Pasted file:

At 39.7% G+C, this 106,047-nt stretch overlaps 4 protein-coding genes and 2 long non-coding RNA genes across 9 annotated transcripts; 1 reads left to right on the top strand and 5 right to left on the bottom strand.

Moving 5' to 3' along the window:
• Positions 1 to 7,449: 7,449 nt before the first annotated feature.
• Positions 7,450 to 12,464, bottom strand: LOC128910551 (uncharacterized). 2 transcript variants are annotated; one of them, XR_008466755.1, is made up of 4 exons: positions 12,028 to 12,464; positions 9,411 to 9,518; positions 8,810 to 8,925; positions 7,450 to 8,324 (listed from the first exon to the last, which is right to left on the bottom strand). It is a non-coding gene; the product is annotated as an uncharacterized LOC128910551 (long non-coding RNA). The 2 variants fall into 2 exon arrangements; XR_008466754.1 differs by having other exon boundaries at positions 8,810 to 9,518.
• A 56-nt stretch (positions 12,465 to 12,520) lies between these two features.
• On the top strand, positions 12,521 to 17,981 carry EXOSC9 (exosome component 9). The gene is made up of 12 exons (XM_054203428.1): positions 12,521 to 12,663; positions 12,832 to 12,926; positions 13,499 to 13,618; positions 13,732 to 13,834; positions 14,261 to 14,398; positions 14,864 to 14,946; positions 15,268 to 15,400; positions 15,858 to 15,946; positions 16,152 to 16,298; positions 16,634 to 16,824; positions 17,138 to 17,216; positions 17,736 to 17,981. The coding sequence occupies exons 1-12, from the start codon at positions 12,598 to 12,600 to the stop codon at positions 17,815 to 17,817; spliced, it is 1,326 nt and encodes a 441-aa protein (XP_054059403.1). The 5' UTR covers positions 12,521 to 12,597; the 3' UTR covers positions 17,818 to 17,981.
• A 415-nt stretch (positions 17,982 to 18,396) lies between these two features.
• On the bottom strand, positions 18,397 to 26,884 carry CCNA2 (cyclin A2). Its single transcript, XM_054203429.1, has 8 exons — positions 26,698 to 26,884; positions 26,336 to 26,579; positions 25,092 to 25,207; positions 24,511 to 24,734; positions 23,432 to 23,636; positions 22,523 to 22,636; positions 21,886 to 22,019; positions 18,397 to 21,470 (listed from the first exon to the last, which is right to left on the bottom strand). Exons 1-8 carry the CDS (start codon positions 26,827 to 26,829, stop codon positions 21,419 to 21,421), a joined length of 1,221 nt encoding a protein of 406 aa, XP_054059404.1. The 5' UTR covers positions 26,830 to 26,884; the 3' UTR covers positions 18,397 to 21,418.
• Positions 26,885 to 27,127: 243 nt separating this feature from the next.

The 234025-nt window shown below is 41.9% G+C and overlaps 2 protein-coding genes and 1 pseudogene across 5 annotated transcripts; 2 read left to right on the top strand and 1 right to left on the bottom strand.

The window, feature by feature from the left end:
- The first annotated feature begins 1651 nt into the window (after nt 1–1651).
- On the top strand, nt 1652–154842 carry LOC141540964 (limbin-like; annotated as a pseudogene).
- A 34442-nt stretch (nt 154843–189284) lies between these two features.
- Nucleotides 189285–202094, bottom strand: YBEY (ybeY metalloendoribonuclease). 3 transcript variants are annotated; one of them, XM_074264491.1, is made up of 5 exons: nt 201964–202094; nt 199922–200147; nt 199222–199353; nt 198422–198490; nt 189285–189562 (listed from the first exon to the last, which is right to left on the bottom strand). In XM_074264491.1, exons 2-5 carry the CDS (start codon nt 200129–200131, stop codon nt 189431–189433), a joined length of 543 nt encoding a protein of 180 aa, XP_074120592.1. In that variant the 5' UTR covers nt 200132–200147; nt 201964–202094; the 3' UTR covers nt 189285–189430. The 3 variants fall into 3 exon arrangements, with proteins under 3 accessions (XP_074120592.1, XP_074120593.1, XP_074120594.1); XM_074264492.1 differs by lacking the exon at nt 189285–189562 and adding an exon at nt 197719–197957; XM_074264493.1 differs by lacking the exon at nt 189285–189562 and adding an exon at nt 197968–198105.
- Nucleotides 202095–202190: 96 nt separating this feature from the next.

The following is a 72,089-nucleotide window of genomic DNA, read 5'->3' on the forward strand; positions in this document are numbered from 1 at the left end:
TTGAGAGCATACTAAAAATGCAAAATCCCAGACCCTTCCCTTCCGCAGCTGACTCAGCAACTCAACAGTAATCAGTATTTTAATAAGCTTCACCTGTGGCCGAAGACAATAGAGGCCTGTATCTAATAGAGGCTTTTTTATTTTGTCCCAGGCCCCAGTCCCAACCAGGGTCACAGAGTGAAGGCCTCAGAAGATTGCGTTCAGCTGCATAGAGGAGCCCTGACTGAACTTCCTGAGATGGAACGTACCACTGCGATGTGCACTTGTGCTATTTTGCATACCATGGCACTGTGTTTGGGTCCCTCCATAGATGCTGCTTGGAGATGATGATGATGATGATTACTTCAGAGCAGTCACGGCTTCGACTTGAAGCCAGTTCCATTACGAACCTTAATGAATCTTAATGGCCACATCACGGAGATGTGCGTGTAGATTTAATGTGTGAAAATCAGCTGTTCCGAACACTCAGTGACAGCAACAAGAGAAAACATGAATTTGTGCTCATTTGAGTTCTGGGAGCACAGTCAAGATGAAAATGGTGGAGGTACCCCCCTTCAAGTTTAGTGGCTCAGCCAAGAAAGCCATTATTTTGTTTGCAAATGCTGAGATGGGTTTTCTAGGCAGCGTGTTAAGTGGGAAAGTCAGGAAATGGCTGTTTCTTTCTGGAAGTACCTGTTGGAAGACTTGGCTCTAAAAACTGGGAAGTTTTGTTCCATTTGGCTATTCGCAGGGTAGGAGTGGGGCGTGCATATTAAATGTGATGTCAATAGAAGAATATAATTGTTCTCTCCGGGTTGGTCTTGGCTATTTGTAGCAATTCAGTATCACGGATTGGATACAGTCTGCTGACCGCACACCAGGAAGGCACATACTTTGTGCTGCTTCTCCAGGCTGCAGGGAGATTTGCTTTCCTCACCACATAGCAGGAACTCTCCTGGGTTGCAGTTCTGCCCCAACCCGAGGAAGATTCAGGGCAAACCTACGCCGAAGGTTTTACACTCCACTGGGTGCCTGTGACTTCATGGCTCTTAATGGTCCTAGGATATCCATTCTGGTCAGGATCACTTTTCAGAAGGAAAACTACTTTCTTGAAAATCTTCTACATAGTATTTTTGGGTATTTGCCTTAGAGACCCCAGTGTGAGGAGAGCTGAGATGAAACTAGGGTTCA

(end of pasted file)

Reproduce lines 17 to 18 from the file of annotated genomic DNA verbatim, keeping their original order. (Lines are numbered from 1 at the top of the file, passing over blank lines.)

The following is a 72,089-nucleotide window of genomic DNA, read 5'->3' on the forward strand; positions in this document are numbered from 1 at the left end:
TTGAGAGCATACTAAAAATGCAAAATCCCAGACCCTTCCCTTCCGCAGCTGACTCAGCAACTCAACAGTAATCAGTATTTTAATAAGCTTCACCTGTGGCCGAAGACAATAGAGGCCTGTATCTAATAGAGGCTTTTTTATTTTGTCCCAGGCCCCAGTCCCAACCAGGGTCACAGAGTGAAGGCCTCAGAAGATTGCGTTCAGCTGCATAGAGGAGCCCTGACTGAACTTCCTGAGATGGAACGTACCACTGCGATGTGCACTTGTGCTATTTTGCATACCATGGCACTGTGTTTGGGTCCCTCCATAGATGCTGCTTGGAGATGATGATGATGATGATTACTTCAGAGCAGTCACGGCTTCGACTTGAAGCCAGTTCCATTACGAACCTTAATGAATCTTAATGGCCACATCACGGAGATGTGCGTGTAGATTTAATGTGTGAAAATCAGCTGTTCCGAACACTCAGTGACAGCAACAAGAGAAAACATGAATTTGTGCTCATTTGAGTTCTGGGAGCACAGTCAAGATGAAAATGGTGGAGGTACCCCCCTTCAAGTTTAGTGGCTCAGCCAAGAAAGCCATTATTTTGTTTGCAAATGCTGAGATGGGTTTTCTAGGCAGCGTGTTAAGTGGGAAAGTCAGGAAATGGCTGTTTCTTTCTGGAAGTACCTGTTGGAAGACTTGGCTCTAAAAACTGGGAAGTTTTGTTCCATTTGGCTATTCGCAGGGTAGGAGTGGGGCGTGCATATTAAATGTGATGTCAATAGAAGAATATAATTGTTCTCTCCGGGTTGGTCTTGGCTATTTGTAGCAATTCAGTATCACGGATTGGATACAGTCTGCTGACCGCACACCAGGAAGGCACATACTTTGTGCTGCTTCTCCAGGCTGCAGGGAGATTTGCTTTCCTCACCACATAGCAGGAACTCTCCTGGGTTGCAGTTCTGCCCCAACCCGAGGAAGATTCAGGGCAAACCTACGCCGAAGGTTTTACACTCCACTGGGTGCCTGTGACTTCATGGCTCTTAATGGTCCTAGGATATCCATTCTGGTCAGGATCACTTTTCAGAAGGAAAACTACTTTCTTGAAAATCTTCTACATAGTATTTTTGGGTATTTGCCTTAGAGACCCCAGTGTGAGGAGAGCTGAGATGAAACTAGGGTTCA